As with many symptoms, pain in the chest or abdomen are not necessarily signs of infection, but need to be investigated in immunocompromised patients
Weight loss is associated with serious infections like tuberculosis, which may be slow to show symptoms in patients with compromised immune systems.
Another symptom that can have many causes.
5. Have a plan.
Don’t let the signs of infection catch you off-guard. The point at which you’ll be most at risk of infection is often predictable — for example, when white blood cell counts have dropped just after chemotherapy. This can help you prepare and stay vigilant.
Typically, doctors will advise blood cancer patients with signs of infection not to go to an emergency room — mixing with a general population of acutely ill patients could expose you to other dangerous pathogens.
But that doesn’t mean to ignore symptoms or avoid care — if you wait until you experience drops in blood pressure or spiking fever, the outcomes could be worse. Instead, many oncologists recommend you call your cancer clinic, where your potential infection can be addressed by your doctors in a controlled setting. It’s understandable that patients will not want to be admitted too early, but early treatment tends to give better results. Make a plan with your specialists before you wind up in harm’s way. Speak with your family members so they know how to help you if you are in need. And know where you need to go.
6. Stay safe in the hospital.
The most common infections for immunocompromised patients are from opportunistic pathogens. This can include hospital-acquired infections, which is why most specialists will help you try to avoid the hospital if possible.
But sometimes it’s unavoidable. In these cases, you will most likely be transferred in from your cancer center or — after a phone call to your specialist — directly from home, avoiding the ER. Often, this means you will be in a dedicated cancer ward, intensive care, or otherwise segregated from people with normal immune systems. In any event, health care providers will be wearing masks and other protective gear to prevent exposing you to new pathogens. Hospitals also have additional safety protection like HEPA air filters and rigorous protocols to prevent contamination.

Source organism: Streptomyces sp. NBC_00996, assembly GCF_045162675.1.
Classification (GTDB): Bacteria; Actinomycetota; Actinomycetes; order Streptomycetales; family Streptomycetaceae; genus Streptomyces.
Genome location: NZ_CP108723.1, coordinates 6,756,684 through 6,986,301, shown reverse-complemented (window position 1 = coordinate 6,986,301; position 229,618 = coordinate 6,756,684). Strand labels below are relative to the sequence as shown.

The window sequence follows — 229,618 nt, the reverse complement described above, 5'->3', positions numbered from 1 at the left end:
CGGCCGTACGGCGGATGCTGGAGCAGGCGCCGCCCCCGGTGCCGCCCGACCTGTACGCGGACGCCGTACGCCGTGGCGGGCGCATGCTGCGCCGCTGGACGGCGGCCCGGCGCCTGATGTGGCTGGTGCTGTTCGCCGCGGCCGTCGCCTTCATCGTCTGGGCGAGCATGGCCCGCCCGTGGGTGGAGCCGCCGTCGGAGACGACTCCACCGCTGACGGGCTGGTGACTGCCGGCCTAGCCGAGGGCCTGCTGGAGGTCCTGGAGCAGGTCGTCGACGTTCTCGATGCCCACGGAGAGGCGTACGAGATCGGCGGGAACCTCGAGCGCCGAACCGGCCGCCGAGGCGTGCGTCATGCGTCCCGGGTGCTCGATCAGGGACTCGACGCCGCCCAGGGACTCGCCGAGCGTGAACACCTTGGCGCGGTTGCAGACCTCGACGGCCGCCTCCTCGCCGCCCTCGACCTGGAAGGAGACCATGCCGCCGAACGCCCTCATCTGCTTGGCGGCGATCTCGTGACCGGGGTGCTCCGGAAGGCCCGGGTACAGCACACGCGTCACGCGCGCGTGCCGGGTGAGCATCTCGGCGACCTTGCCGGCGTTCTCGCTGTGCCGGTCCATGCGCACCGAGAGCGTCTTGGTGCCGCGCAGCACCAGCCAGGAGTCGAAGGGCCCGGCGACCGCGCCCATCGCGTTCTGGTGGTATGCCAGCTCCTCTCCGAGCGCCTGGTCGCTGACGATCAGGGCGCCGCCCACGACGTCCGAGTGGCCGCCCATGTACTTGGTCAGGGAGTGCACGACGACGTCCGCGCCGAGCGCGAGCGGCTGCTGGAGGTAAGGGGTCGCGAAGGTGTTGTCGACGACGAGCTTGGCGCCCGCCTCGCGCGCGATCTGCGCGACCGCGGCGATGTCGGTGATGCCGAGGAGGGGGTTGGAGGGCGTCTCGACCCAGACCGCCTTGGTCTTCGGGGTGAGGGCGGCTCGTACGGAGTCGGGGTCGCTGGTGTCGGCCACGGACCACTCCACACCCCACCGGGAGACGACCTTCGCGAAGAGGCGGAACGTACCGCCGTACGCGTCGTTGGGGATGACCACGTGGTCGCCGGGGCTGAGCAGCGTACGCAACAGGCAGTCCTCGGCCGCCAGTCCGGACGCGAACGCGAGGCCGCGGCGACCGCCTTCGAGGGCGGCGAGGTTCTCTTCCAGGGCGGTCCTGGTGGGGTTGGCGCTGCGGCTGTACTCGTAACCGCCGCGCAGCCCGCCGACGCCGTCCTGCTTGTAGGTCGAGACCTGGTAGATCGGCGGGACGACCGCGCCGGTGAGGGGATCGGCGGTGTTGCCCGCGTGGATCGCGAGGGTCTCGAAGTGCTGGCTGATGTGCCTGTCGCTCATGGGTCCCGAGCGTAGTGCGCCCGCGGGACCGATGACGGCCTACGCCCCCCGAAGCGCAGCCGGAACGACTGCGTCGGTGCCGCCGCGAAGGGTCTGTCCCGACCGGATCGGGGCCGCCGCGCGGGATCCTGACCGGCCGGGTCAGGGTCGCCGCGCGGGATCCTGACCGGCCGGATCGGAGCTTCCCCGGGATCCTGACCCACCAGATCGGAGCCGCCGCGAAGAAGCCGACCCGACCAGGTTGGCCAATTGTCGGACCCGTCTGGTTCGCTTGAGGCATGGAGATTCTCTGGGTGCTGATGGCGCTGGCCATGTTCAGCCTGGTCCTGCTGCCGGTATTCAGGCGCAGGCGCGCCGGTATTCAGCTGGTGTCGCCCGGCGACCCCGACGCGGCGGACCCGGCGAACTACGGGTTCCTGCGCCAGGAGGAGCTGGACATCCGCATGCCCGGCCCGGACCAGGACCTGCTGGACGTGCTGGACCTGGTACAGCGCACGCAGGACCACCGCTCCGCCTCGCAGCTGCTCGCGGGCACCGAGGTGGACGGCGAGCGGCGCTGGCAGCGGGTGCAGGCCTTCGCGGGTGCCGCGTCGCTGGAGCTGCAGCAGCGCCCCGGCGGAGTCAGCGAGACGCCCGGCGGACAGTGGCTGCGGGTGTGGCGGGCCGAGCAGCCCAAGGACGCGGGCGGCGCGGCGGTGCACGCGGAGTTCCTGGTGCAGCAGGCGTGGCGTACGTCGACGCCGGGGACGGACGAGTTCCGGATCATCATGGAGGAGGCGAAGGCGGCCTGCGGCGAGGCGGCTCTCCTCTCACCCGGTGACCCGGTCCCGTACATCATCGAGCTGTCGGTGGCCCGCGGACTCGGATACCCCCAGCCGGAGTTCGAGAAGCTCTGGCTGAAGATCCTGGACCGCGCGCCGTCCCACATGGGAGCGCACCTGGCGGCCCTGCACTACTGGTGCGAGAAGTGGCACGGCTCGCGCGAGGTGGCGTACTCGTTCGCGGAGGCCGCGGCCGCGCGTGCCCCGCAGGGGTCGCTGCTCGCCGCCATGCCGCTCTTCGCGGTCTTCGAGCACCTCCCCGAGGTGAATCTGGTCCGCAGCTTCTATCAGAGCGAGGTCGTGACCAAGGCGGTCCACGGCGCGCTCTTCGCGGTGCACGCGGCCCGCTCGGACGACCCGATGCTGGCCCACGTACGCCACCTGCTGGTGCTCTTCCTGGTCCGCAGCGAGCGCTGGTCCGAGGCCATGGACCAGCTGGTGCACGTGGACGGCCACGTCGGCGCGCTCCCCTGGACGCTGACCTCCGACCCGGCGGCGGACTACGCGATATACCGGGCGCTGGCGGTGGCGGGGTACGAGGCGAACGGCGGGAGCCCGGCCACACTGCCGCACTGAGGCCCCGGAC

7. Be ready for the fight.
Clinicians will often use empiric antimicrobial therapy for cancer patients showing signs of infection. Under this approach, doctors begin the process of testing for the specific pathogen, but simultaneously start the patient on a broad-spectrum antimicrobial therapy while waiting for the results of testing. If testing can identify a specific cause, the doctors can switch to a more directed therapy that is appropriate for the specific illness.
If they can’t, there is still a chance the signs of infection will resolve, sometimes without ever finding a specific diagnosis. Those patients may have endured additional suffering, remained at elevated risk for new infections in a hospital setting, or encouraged antimicrobial resistance by treating a pathogen with an inappropriate treatment course. In the worst-case scenario, failure to identify the right pathogen may lead to worse outcomes for the patients.
The good news is that diagnostic testing is improving, and there are novel, highly accurate tools to help doctors get their patients on the most appropriate therapeutic course faster. This means directed treatment for more patients, earlier in the course of disease, for better outcomes with less antimicrobial resistance.
Sarah Park, MD, is a pediatric infectious diseases physician at Kapi’olani Medical Center for Women & Children in Hawaii. She is also an assistant clinical professor in the department of pediatrics at the University of Hawaii John A. Burns School of Medicine, and Medical Director of Medical Affairs at Karius Inc.